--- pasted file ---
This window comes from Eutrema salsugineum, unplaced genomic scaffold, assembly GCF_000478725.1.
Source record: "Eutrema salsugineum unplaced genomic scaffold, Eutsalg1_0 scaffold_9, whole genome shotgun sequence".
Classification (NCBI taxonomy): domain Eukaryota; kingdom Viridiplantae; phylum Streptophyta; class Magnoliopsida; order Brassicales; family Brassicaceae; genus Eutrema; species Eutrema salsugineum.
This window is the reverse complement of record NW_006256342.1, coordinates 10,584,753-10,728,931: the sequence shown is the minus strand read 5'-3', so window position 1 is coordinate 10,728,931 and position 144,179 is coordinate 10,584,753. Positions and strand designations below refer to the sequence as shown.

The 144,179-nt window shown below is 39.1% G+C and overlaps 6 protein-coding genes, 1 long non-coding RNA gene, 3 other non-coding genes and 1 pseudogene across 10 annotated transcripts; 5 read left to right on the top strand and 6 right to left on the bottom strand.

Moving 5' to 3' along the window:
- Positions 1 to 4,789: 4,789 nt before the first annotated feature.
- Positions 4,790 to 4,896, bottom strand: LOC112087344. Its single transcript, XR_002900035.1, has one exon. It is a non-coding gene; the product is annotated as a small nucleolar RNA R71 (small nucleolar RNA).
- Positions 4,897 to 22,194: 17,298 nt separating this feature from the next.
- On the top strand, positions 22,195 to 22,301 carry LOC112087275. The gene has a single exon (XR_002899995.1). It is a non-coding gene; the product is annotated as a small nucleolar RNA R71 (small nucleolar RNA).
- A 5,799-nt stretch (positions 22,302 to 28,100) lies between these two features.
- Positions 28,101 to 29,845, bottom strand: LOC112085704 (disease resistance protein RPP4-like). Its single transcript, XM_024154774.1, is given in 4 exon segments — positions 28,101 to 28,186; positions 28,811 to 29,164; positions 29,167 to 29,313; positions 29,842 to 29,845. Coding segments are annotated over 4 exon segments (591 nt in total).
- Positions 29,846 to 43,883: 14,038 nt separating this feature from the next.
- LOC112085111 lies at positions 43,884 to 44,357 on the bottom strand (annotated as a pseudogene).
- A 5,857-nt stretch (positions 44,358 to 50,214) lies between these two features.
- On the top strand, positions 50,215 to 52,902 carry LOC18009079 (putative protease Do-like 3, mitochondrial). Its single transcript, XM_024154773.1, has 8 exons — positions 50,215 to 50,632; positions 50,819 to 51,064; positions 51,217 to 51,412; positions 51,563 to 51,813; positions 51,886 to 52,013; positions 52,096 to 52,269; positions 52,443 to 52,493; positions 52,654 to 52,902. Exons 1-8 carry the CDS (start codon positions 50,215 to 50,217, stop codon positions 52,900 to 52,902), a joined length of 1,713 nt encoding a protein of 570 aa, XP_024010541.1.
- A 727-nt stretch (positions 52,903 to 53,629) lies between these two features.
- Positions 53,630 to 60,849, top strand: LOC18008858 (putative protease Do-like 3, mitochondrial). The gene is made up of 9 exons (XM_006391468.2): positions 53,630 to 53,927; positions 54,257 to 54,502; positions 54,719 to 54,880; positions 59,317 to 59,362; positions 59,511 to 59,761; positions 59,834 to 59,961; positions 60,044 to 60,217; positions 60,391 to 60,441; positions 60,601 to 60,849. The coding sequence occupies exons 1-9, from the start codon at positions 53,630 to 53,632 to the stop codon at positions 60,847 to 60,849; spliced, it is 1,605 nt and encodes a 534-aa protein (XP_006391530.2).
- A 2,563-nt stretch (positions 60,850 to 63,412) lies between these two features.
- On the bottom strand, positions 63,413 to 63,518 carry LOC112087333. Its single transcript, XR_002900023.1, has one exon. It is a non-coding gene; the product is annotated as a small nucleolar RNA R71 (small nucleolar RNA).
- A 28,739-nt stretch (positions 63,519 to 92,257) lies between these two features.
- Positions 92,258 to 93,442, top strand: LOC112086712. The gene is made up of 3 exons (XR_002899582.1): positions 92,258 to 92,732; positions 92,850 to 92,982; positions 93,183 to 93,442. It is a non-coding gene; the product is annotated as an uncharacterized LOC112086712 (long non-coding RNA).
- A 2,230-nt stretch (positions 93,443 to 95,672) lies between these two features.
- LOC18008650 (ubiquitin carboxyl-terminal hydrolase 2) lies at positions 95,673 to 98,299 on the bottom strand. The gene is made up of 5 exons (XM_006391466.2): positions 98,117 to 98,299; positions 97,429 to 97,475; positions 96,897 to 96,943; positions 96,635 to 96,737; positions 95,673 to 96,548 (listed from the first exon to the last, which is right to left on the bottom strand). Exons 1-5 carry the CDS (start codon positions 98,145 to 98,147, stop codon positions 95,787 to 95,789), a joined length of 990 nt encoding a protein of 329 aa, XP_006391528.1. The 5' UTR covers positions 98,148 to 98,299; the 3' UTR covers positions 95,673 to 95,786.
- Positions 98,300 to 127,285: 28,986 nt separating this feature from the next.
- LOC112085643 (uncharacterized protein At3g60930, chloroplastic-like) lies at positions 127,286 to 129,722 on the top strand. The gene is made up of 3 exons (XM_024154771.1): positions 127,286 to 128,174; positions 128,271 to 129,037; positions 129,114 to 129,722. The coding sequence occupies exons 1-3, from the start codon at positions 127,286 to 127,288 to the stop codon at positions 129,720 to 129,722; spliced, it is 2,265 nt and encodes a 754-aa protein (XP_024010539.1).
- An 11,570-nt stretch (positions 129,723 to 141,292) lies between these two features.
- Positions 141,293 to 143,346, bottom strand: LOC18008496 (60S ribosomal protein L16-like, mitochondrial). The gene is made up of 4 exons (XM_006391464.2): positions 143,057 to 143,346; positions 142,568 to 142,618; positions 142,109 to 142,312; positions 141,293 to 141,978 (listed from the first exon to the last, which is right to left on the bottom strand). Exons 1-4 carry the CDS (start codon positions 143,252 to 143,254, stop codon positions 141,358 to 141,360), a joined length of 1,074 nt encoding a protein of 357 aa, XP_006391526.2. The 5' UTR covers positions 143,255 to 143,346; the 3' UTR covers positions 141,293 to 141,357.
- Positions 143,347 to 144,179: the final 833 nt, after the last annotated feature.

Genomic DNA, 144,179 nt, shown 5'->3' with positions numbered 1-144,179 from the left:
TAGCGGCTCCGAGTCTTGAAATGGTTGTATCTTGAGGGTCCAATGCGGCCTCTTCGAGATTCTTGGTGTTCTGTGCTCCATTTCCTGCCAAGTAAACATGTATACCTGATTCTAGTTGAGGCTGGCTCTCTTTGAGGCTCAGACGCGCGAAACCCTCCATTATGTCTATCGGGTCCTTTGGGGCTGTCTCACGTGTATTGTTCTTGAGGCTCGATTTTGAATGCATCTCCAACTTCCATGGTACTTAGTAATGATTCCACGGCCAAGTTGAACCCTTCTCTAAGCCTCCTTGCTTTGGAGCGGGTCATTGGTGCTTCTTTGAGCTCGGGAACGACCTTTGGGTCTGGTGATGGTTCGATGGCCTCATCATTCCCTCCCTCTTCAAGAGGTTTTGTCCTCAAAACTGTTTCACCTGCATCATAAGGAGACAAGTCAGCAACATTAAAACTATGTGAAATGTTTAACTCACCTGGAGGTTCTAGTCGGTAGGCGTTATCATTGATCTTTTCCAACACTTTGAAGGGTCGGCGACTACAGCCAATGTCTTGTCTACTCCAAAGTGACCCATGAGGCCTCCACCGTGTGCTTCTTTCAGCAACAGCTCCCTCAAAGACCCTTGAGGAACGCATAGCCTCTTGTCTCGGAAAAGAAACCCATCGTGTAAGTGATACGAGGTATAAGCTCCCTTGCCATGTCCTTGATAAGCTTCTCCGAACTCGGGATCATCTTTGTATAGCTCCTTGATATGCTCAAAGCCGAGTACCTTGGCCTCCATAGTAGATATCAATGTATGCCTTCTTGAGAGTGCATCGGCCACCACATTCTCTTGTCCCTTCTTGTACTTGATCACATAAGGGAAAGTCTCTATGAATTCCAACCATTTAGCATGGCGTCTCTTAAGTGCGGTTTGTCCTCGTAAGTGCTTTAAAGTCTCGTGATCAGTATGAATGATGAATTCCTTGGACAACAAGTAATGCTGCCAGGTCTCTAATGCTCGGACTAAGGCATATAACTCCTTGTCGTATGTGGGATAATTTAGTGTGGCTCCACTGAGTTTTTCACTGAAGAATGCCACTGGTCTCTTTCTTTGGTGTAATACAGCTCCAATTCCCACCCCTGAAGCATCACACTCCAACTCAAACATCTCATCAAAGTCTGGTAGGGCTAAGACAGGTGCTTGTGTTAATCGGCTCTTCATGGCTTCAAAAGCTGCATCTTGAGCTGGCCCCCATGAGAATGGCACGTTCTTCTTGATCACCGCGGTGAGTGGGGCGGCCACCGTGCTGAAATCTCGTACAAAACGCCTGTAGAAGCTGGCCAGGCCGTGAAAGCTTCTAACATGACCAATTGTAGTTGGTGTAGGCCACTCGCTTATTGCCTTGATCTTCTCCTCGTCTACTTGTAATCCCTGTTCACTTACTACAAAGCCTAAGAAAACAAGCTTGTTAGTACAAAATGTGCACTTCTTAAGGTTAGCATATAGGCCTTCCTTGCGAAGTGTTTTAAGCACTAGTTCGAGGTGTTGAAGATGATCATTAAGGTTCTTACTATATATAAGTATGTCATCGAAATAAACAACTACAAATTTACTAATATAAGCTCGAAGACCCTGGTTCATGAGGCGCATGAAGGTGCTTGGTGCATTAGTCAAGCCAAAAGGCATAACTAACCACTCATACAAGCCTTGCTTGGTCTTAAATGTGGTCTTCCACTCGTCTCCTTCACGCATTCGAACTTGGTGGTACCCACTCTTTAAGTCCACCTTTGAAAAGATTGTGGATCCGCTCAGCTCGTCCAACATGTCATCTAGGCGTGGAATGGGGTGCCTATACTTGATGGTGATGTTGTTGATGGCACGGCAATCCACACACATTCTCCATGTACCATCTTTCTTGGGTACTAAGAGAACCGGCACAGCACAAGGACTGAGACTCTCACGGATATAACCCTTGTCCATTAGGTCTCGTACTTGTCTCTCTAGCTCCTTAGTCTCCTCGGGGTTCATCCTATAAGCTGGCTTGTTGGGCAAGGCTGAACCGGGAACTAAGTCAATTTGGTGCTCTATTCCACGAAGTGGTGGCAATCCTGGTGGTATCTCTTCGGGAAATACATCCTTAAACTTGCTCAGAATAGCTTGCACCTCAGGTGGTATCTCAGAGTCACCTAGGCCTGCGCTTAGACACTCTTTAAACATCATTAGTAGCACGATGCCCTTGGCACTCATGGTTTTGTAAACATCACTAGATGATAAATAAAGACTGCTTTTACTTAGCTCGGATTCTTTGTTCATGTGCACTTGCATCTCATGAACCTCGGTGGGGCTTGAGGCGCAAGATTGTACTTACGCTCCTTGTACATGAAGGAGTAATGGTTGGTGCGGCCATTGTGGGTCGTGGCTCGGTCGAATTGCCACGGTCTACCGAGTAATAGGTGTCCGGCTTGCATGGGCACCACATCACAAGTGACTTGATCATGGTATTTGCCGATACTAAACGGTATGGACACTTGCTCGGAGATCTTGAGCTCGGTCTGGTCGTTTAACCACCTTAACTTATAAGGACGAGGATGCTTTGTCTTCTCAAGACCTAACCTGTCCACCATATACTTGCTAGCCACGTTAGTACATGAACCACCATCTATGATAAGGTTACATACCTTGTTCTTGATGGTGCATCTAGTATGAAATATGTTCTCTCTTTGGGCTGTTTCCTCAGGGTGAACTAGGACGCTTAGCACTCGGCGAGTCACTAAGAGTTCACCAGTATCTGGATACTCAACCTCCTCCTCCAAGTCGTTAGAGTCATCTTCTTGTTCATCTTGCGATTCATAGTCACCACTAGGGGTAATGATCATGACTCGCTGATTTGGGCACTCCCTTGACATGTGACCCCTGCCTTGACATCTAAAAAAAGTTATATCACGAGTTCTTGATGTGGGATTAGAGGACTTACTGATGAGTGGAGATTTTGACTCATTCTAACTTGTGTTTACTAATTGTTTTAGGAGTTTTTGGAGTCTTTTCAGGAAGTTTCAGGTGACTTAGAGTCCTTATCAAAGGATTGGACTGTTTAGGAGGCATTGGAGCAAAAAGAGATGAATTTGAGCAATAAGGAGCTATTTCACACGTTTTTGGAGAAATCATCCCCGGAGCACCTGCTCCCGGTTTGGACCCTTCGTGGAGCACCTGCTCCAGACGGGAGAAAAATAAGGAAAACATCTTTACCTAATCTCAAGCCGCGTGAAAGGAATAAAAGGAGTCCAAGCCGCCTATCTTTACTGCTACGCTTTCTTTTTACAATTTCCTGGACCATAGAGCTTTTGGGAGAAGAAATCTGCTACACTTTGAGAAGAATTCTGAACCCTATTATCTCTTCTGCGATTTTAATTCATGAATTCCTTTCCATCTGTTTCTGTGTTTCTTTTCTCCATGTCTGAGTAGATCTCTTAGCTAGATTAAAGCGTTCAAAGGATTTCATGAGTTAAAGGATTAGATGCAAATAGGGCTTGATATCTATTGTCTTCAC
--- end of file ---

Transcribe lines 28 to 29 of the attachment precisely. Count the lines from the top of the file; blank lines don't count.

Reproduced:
- Positions 141,293 to 143,346, bottom strand: LOC18008496 (60S ribosomal protein L16-like, mitochondrial). The gene is made up of 4 exons (XM_006391464.2): positions 143,057 to 143,346; positions 142,568 to 142,618; positions 142,109 to 142,312; positions 141,293 to 141,978 (listed from the first exon to the last, which is right to left on the bottom strand). Exons 1-4 carry the CDS (start codon positions 143,252 to 143,254, stop codon positions 141,358 to 141,360), a joined length of 1,074 nt encoding a protein of 357 aa, XP_006391526.2. The 5' UTR covers positions 143,255 to 143,346; the 3' UTR covers positions 141,293 to 141,357.
- Positions 143,347 to 144,179: the final 833 nt, after the last annotated feature.